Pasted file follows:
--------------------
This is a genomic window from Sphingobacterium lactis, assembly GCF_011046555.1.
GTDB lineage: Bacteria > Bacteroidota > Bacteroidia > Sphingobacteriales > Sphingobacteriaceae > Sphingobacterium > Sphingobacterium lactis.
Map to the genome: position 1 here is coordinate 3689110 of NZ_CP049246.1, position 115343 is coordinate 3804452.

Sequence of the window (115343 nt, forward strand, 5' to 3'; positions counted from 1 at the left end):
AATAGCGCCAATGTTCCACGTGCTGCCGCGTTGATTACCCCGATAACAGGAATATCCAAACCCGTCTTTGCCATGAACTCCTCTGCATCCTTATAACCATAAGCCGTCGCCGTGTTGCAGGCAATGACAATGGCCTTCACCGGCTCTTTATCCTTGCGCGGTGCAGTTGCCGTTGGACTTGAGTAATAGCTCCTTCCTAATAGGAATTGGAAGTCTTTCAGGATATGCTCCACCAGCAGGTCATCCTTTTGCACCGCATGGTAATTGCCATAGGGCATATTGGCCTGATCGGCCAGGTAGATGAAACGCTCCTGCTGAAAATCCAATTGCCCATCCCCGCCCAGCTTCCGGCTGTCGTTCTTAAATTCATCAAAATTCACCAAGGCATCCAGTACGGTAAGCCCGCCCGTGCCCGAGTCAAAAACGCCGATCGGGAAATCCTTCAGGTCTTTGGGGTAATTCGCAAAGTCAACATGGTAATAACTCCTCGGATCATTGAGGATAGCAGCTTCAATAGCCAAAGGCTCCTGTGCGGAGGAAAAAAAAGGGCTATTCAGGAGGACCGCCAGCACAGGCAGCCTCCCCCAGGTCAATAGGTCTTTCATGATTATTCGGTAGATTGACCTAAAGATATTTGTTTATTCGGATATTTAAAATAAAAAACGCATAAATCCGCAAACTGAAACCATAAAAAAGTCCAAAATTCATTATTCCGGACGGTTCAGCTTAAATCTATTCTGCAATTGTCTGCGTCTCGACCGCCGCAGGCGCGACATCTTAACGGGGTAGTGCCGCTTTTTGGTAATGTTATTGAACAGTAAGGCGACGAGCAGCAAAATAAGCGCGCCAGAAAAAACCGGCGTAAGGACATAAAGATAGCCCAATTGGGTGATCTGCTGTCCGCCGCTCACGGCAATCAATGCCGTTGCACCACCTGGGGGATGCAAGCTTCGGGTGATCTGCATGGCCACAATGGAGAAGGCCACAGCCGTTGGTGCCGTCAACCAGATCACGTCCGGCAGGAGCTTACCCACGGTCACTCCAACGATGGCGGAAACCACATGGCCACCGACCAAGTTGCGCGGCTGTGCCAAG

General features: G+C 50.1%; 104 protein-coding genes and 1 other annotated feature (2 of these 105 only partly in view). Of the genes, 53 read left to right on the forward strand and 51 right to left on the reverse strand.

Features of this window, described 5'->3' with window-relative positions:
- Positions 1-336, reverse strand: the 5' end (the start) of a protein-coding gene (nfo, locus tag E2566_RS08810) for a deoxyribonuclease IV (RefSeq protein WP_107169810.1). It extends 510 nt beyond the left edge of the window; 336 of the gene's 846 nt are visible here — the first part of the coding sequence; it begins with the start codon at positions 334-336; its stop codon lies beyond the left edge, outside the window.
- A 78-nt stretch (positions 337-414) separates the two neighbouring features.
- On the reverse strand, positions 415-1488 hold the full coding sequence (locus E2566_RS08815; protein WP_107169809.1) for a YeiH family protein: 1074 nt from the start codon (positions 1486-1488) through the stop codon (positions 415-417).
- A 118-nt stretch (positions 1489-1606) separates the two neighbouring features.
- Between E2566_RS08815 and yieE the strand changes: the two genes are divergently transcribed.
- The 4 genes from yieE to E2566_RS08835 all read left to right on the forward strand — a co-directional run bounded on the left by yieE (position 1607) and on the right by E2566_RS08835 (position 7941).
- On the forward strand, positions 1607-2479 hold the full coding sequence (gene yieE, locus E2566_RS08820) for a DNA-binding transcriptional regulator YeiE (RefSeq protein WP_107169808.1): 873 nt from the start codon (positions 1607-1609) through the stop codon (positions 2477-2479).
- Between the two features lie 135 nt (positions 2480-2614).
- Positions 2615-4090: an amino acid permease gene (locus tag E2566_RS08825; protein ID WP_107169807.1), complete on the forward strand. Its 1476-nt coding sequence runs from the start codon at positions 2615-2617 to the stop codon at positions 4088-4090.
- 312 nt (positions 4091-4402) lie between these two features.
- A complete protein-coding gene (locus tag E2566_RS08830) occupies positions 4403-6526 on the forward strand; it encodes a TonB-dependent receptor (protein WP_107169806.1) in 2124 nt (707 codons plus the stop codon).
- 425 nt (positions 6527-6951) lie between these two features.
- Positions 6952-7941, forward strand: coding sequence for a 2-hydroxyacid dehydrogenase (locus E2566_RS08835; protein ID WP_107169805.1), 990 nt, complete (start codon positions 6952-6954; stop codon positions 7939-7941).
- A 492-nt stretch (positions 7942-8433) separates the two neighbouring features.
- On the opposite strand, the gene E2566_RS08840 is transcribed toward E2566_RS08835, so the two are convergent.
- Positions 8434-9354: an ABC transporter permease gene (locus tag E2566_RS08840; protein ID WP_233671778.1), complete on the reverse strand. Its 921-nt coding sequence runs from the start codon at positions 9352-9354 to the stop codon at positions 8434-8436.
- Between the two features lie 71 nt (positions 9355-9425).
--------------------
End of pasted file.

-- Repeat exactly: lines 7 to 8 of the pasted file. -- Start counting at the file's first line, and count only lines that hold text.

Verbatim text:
Features of this window, described 5'->3' with window-relative positions:
- Positions 1-336, reverse strand: the 5' end (the start) of a protein-coding gene (nfo, locus tag E2566_RS08810) for a deoxyribonuclease IV (RefSeq protein WP_107169810.1). It extends 510 nt beyond the left edge of the window; 336 of the gene's 846 nt are visible here — the first part of the coding sequence; it begins with the start codon at positions 334-336; its stop codon lies beyond the left edge, outside the window.